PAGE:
From the Xerox Products Guide 1988-89:
The mid-volume 5046 has the best of both worlds: the range of automatic features found on high-volume copiers, and the ease of use associated with low-volume, desktop copiers. The console controls are laid out in simple, logical groupings, and the graphic and text displays guide the user through complex jobs. At 35 copies per minute, the 5046 provides consistent copy quality and high productivity over the long haul, while engaging special features such as auto reduce/enlarge, auto contrast, auto paper select, auto duplex, second side margin shift, stapling and sorting.
The 5046 offers a choice of document handlers, including Automatic and Recirculating. Activate the mixed originals function and the 5046 will take a stack of mixed size originals and create size for size copies automatically. The split-scan mode allows you to copy books 81/2 x II" or smaller, single-sided or two-sided. The four paper trays, with a 1,900-sheet capacity, are located in front for easy access and reloading. The "works in a drawer" paper module pulls out at waist level, ensuring jam clearance is quick and easy. Copier downtime is reduced because customers can quickly and easily change the dry ink cartridge, and the modular print cartridge is replaceable in minutes by a Xerox Service Representative.
|Copy speed (per minute)||n/a|
|Output tray capacity||n/a|
|Dimension and weight|
|Depth||60 (cm) / 23.6 (inches)|
|Width||114 (cm) / 44.9 (inches)|
|Height||104 (cm) / 41 (inches)|
|Weight||150 (K grams) / 309 (Lbs)|
|Floor space requirements||2 x 2 (meters) / 6.6 x 6.6 (feet)|
Do you have any more information about this model, or have brochures / pictures? Please leave a reply in the form below, or send an email to firstname.lastname@example.org
I had very large accounts that had entire fleets of the 5046. Initially, the machine was a complete dog, from belt tracking errors to jams, fuser self-destruction to noise and flashing displays showing a problem in every part of the machine. I came very close to quitting my job because of the emotional storm coming from my accounts. We incorporated a dedicated team to the product, along with the upgrades developed, and actually became fond of the thing. I wouldn’t want to go through that trial again, though…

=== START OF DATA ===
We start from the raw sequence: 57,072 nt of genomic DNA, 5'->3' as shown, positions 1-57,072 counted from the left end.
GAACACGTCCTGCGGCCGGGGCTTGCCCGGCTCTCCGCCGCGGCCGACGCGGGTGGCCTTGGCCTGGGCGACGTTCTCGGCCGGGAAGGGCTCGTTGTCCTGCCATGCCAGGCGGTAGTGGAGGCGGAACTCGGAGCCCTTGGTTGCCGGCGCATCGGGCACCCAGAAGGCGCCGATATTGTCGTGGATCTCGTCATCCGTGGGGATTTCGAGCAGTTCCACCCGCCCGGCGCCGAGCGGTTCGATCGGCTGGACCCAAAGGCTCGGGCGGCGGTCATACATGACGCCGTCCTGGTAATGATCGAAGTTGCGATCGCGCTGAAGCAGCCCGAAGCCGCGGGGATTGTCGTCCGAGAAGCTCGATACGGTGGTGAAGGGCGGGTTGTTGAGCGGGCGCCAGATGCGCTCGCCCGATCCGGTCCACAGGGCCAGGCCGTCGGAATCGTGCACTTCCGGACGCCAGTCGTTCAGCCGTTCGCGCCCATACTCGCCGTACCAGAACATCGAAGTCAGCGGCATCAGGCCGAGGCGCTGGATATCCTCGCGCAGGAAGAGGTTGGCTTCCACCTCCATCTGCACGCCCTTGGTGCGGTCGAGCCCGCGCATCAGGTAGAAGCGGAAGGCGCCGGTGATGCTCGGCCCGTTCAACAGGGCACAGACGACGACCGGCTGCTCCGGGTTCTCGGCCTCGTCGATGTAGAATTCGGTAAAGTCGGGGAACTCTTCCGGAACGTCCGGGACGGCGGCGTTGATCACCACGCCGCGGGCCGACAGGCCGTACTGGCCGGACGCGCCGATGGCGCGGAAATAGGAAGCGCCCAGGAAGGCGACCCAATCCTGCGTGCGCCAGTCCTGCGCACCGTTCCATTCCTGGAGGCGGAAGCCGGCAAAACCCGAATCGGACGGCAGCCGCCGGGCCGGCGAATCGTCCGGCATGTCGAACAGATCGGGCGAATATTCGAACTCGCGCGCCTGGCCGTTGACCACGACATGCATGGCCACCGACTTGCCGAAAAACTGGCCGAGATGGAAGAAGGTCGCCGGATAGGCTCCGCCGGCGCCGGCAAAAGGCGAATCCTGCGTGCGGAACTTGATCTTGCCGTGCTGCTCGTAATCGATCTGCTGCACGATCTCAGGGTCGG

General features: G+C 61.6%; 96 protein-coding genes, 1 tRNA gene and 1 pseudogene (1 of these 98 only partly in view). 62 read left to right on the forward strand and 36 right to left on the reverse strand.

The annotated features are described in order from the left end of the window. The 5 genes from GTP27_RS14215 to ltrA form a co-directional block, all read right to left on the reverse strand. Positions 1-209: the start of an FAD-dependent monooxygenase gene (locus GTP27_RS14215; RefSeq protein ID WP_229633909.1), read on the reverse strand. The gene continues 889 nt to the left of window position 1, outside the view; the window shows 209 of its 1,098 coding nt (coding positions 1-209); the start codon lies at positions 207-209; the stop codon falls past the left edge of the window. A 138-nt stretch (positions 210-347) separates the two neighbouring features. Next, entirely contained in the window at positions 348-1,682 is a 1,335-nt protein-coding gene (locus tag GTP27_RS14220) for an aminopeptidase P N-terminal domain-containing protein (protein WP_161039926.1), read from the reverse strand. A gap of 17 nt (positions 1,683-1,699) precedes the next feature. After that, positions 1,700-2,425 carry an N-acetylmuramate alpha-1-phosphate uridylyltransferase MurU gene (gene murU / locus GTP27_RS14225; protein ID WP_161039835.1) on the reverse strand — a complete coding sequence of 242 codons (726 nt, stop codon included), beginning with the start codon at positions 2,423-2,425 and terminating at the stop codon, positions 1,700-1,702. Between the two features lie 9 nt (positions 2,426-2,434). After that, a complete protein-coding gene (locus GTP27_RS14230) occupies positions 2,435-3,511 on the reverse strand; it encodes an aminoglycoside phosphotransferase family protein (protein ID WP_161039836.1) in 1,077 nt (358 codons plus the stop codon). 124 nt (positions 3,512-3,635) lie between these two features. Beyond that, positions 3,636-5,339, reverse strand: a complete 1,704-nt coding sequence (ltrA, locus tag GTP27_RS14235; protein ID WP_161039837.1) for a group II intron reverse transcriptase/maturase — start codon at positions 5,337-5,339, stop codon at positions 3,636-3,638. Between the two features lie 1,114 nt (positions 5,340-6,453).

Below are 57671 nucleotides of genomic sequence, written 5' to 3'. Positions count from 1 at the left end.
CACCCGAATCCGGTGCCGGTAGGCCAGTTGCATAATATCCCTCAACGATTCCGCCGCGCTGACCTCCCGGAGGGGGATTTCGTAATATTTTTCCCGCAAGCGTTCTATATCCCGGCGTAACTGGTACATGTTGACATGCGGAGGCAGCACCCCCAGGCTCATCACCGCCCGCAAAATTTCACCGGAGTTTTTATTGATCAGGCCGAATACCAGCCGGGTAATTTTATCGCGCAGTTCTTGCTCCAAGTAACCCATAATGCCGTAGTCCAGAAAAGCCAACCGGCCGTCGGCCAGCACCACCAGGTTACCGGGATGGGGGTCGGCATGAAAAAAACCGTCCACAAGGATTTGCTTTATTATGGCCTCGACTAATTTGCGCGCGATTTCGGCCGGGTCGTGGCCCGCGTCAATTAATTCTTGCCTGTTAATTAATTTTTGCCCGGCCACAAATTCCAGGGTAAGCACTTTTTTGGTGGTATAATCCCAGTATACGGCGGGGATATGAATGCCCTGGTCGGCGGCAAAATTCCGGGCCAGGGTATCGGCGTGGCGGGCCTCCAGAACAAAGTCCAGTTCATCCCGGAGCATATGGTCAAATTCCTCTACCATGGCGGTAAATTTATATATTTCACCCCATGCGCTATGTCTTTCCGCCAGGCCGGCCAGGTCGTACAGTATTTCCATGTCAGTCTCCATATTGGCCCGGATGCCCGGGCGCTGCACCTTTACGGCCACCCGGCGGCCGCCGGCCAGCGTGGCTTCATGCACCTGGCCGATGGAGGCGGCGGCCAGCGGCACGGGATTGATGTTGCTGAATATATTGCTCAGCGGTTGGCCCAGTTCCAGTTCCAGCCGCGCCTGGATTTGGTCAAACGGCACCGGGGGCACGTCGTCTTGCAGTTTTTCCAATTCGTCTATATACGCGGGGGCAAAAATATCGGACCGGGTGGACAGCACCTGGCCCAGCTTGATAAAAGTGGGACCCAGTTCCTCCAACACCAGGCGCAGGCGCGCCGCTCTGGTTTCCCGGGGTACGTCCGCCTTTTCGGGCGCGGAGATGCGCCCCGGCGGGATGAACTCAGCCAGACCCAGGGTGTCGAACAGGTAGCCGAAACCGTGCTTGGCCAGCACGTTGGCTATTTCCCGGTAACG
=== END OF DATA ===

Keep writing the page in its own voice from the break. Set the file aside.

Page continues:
Anyone know much of the Xerox 5034 Model? Is there a hard drive and if so where is it located?
No there’s not an HD in that box.
This product was code named ‘Hannibal’ and was proposed in model form by an American design company called ‘RichardsonSmith’. RichardsonSmith merged with Fitch Associated in 1989 and became FitchRS. (not to be confused with the current architectural design group also called Richardson Smith) The concept was given to the Xerox Europe Engineering Group based at Welwyn Garden City who were told to; ‘make it work’….. I had very little to do with the product but I did design the control panel and produced the artwork for its printing. I still have one of my design proposals and the artwork that… Read more »
I remember the launch of these. I was a salesman in Toronto. They demonstrated beautifully. Much better image density than the 1040 or 1045/48. Sadly the launch was severely bungled and we had to replace the initial deliveries with 1050’s because we couldn’t get them to work. Product was withdrawn for a period.
I designed the Xerox 5046 print cartridge engine body and cover along with others at Welwyn Garden City, Herts UK
We called that box the ‘Shitty-forty-fix-me’ because it was such a piece of crap. Thank goodness we were able to dissuade many customers from getting them, much to the sales’ forces dismay.
Oh man those were a challenge, but made me a very good technican. Pulling out that center belt module just to replace a small plastic finger used to steer the photo receptor belt took hours. Later the new Nextel radios would set off the stapler in the finisher and make the machine twitch all over. Later in the early 90’s the printer team in El Segundo turned the 5046 into a really great printer. I could only get 25K runs out of the copier, but over 500K between service calls was not uncommon with the printer version. It was so… Read more »
Yep, the 4235. Take care of that fuser and it ran good. Had 4 at a payroll company that ran 24 hours.
Oh man, yes I was one of those who had re training at least 3 times. The retrofits that came out helped, but still had problems. The back cover had to be left open to keep the vibration from contacting the main boards causing problems. The fuser required a lot of maintence, donor roll, wick, fuser and pressure rollers, along a few bags of idler and drive rollers. The new silicon red nudgier rollers worked great on the paper feeders. We were able to order photoreceptor belts with cleaning kits to rebuild the copy cartridge.
When the 5046 first hit the market it was a disaster. The first units built were assembled in a new plant. The workers were not trained to a high enough standard and many were re-built (practically re-manufactured) in the field. I recall a large law firm purchasing the units and not being able to utilize them for 3 or 4 months while Xerox took forever to deliver the re-build kits. When they finally repaired them, they worked great! But the customer never bought another Xerox. The rebuild included new boards, a couple new timing parts, and new harnesses along with… Read more »